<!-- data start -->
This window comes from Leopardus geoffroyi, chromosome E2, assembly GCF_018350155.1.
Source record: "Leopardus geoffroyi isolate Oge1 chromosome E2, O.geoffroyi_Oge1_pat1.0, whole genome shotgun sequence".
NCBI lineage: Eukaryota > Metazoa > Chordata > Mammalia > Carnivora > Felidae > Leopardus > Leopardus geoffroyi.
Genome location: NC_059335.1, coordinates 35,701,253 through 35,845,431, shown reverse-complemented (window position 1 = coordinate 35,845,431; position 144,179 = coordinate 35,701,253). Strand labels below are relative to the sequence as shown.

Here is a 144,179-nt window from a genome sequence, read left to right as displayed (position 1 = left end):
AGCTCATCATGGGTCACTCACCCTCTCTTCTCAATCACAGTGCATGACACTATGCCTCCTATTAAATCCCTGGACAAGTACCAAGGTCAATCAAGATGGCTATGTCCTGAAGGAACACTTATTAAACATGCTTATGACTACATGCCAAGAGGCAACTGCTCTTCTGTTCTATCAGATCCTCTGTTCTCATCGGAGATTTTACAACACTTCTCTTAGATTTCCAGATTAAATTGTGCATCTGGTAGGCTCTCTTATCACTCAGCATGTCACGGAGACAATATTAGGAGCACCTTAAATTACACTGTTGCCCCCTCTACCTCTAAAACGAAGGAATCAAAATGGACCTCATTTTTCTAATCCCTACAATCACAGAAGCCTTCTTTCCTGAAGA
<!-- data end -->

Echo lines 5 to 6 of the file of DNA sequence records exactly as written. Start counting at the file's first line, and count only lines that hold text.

Here is a 144,179-nt window from a genome sequence, read left to right as displayed (position 1 = left end):
AGCTCATCATGGGTCACTCACCCTCTCTTCTCAATCACAGTGCATGACACTATGCCTCCTATTAAATCCCTGGACAAGTACCAAGGTCAATCAAGATGGCTATGTCCTGAAGGAACACTTATTAAACATGCTTATGACTACATGCCAAGAGGCAACTGCTCTTCTGTTCTATCAGATCCTCTGTTCTCATCGGAGATTTTACAACACTTCTCTTAGATTTCCAGATTAAATTGTGCATCTGGTAGGCTCTCTTATCACTCAGCATGTCACGGAGACAATATTAGGAGCACCTTAAATTACACTGTTGCCCCCTCTACCTCTAAAACGAAGGAATCAAAATGGACCTCATTTTTCTAATCCCTACAATCACAGAAGCCTTCTTTCCTGAAGA